Video: The Assassination of Dr. Tiller: Inside Dr. Tiller's Church

What compelled you most in making this film?
Producer Toby Oppenheimer:
When I first started looking into the story surrounding the murder of George Tiller, I went into it understanding only an inkling of its complexity. But as I went deeper and deeper, talking to as many people as I possibly could on both sides of the issue – specifically those who worked both for the clinic and in direct opposition to it -- the story began to take shape. I quickly realized that although I wanted to tell the story of Scott Roeder and his evolution from harried family man to anti-abortion extremist living on the fringes of society, it was much more important (and compelling) to recount the meticulous details of life in and around Dr. Tiller’s Wichita, Kansas clinic over the past 20 years. I wanted to explore how this clinic – and the very unassuming town of Wichita itself -- became the volatile epicenter of the abortion battle in this country. That became the primary focus, the story that I was confident most people knew so very little about -- the one that needed to be told.

Tell us about Wichita.
Wichita is smack in the absolute center of America. It takes 2, sometimes 3, flights to get there from either coast, so there is a sense of isolation in Wichita that citizens primarily seem to cherish. That’s at least the sense I got while shooting there for the short time I was able to visit. Generations of families stay in Wichita exactly because of the fact that it’s so hard to get to -- it keeps the riff raff down to a bare minimum. And it fascinated me that a city so distant from New York and Washington D.C. and Los Angeles could become ground zero of the abortion struggle for so many years.

It’s a very faith-based community in general – nearly 90% of the population belongs to a church or synagogue or other religious organization. As I spent time with the people who lived there and got a sense of the city’s character, lots of my preconceived notions were shaken. Just as I was convincing myself that it was a primarily conservative town, I would speak to many liberal Wichitans who begged to differ. When it came to feelings about Dr. Tiller and his clinic, the city was very split. But while those who opposed his clinic were extremely vocal and outspoken, those who supported his work overwhelmingly remained much more quiet and reserved about their feelings, which I think is often the Midwestern way.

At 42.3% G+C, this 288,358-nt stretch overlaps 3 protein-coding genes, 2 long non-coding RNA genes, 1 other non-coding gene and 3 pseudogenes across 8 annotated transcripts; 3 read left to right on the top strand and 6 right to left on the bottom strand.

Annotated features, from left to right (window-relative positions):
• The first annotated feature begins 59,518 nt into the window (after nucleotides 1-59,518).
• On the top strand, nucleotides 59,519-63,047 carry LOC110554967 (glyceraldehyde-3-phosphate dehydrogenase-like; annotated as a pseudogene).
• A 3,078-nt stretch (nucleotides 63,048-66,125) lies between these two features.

Producer Toby Oppenheimer
One thing that is not in the film – despite my attempts to include it – are perspectives on the city from the other doctors who worked in the clinic alongside Dr. Tiller. Everybody knew of George Tiller – he was by far the most famous person in the city. They told me people would approach them in supermarkets and restaurants and whisper very quietly in their ears that they supported the work they were doing. The fact that many of these people didn’t want their acceptance of abortion to be known out in the open speaks volumes about what a close-knit, low-key city Wichita is.

Another doctor told me that throughout the city, you would know where people stood on the issue by how they referred to him in conversation. It was like a code: those who supported him called him “Dr. Tiller”, while those who opposed him simply called him “Tiller”. For a while, in earlier versions of the film, the city of Wichita was much more of a character, but needed to be pulled back to make room to attend to the many other storylines that needed to be woven together in such a tight, one-hour framework.

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Characterize the people you interviewed on both sides - both equally fervent, but employing different tactics.
I did find that both sides are equally fervent, but they have such different ways of expressing themselves. The major challenge in this film was to remove my own feelings on the issue and attempt to make as balanced a film as possible. I did this by getting as balanced a group of interviewees as I could find and creating as calm and sober a climate as possible while shooting our conversations. It was in the edit room where the very restrained tone of the film –which was my mission from the beginning – took shape. My editor Linda Diehl and I meticulously removed as many extreme, attention-getting statements as we could from interviewees on both sides of the issue. I wanted to make it as difficult as possible, in watching this film, for people to dismiss the opposition, so we worked very hard to rid the story of anything overheated or overblown – or even very emotional. Most everyone has their defined feelings on abortion and they’re so weighted in emotion, so I aspired to establish a cool, restrained, conversation that might make it possible for people from both sides to learn more about the facts of this tragic story while understanding, even empathizing if just for a moment, the motives and intentions of the other side.

"The Assassination of Dr. Tiller" airs Monday, Oct. 25, 9 p.m. ET on msnbc.

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